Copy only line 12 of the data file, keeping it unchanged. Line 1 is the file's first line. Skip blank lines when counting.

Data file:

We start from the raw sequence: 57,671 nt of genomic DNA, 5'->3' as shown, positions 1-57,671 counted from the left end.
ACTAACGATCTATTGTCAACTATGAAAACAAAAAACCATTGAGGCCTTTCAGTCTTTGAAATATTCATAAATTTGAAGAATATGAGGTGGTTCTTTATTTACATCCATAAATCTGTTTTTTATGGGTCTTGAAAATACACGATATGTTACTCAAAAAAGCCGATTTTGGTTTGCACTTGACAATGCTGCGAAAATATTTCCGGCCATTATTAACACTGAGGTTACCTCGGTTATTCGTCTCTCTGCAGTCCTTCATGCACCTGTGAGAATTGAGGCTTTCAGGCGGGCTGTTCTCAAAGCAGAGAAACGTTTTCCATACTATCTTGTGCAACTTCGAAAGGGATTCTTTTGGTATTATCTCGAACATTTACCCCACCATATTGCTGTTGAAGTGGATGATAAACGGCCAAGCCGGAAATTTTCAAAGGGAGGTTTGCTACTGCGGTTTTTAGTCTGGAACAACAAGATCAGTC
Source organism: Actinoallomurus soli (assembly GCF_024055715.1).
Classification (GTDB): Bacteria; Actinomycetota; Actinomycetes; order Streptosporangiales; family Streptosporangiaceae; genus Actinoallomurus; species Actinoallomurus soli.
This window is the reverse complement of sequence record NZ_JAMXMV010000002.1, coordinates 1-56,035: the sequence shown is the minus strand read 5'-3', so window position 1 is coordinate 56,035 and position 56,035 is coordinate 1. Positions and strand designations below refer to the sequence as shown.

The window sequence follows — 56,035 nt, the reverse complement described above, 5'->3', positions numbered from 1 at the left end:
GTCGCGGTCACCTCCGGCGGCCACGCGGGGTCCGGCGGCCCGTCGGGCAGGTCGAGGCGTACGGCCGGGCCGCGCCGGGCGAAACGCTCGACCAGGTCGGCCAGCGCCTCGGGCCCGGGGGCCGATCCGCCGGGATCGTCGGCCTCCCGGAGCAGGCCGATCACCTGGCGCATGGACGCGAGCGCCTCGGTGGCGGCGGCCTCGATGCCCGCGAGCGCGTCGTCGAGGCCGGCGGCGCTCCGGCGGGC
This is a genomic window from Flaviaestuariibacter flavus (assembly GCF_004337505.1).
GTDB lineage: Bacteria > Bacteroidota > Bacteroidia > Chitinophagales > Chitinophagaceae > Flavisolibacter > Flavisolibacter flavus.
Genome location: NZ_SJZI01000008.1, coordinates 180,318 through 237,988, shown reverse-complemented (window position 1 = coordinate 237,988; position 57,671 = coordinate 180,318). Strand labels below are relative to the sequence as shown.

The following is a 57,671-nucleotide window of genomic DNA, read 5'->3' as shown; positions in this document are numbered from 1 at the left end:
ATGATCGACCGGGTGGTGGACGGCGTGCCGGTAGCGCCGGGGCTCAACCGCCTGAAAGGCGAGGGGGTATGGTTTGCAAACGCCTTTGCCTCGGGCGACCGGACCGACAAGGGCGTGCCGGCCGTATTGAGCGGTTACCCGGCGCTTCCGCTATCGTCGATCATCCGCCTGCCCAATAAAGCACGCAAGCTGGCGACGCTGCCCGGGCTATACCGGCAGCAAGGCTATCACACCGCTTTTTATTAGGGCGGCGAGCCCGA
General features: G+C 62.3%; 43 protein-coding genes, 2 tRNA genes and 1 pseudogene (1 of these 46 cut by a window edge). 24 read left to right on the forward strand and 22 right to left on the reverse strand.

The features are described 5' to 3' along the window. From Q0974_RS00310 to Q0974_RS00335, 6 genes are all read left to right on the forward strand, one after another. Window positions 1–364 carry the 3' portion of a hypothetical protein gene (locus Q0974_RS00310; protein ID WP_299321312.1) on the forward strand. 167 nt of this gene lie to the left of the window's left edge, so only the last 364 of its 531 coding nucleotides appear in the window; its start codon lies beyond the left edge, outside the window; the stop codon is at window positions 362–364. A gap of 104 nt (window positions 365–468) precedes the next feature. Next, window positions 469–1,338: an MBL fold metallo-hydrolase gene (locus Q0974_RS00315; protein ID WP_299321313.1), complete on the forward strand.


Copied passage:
ATGATCGACCGGGTGGTGGACGGCGTGCCGGTAGCGCCGGGGCTCAACCGCCTGAAAGGCGAGGGGGTATGGTTTGCAAACGCCTTTGCCTCGGGCGACCGGACCGACAAGGGCGTGCCGGCCGTATTGAGCGGTTACCCGGCGCTTCCGCTATCGTCGATCATCCGCCTGCCCAATAAAGCACGCAAGCTGGCGACGCTGCCCGGGCTATACCGGCAGCAAGGCTATCACACCGCTTTTTATTAGGGCGGCGAGCCCGA